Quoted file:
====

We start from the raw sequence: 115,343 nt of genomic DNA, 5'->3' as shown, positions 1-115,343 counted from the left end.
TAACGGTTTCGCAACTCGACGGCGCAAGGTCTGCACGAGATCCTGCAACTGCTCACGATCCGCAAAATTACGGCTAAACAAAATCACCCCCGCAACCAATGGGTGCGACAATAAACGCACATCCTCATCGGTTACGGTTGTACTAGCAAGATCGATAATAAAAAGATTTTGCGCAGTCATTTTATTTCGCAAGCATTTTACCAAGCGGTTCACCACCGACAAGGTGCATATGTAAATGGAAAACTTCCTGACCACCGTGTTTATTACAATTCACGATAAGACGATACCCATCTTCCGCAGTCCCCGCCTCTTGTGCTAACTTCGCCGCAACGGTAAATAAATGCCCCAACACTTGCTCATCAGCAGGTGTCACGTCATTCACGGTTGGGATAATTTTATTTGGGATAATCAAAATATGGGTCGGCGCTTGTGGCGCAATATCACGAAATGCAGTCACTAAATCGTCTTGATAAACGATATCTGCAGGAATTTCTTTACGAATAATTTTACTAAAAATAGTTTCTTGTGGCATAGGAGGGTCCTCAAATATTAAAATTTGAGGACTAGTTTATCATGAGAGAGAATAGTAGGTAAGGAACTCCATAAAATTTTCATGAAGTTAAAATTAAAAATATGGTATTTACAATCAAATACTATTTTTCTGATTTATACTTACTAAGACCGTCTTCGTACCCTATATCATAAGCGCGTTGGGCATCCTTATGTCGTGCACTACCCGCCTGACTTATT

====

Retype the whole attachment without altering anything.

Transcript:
We start from the raw sequence: 115,343 nt of genomic DNA, 5'->3' as shown, positions 1-115,343 counted from the left end.
TAACGGTTTCGCAACTCGACGGCGCAAGGTCTGCACGAGATCCTGCAACTGCTCACGATCCGCAAAATTACGGCTAAACAAAATCACCCCCGCAACCAATGGGTGCGACAATAAACGCACATCCTCATCGGTTACGGTTGTACTAGCAAGATCGATAATAAAAAGATTTTGCGCAGTCATTTTATTTCGCAAGCATTTTACCAAGCGGTTCACCACCGACAAGGTGCATATGTAAATGGAAAACTTCCTGACCACCGTGTTTATTACAATTCACGATAAGACGATACCCATCTTCCGCAGTCCCCGCCTCTTGTGCTAACTTCGCCGCAACGGTAAATAAATGCCCCAACACTTGCTCATCAGCAGGTGTCACGTCATTCACGGTTGGGATAATTTTATTTGGGATAATCAAAATATGGGTCGGCGCTTGTGGCGCAATATCACGAAATGCAGTCACTAAATCGTCTTGATAAACGATATCTGCAGGAATTTCTTTACGAATAATTTTACTAAAAATAGTTTCTTGTGGCATAGGAGGGTCCTCAAATATTAAAATTTGAGGACTAGTTTATCATGAGAGAGAATAGTAGGTAAGGAACTCCATAAAATTTTCATGAAGTTAAAATTAAAAATATGGTATTTACAATCAAATACTATTTTTCTGATTTATACTTACTAAGACCGTCTTCGTACCCTATATCATAAGCGCGTTGGGCATCCTTATGTCGTGCACTACCCGCCTGACTTATT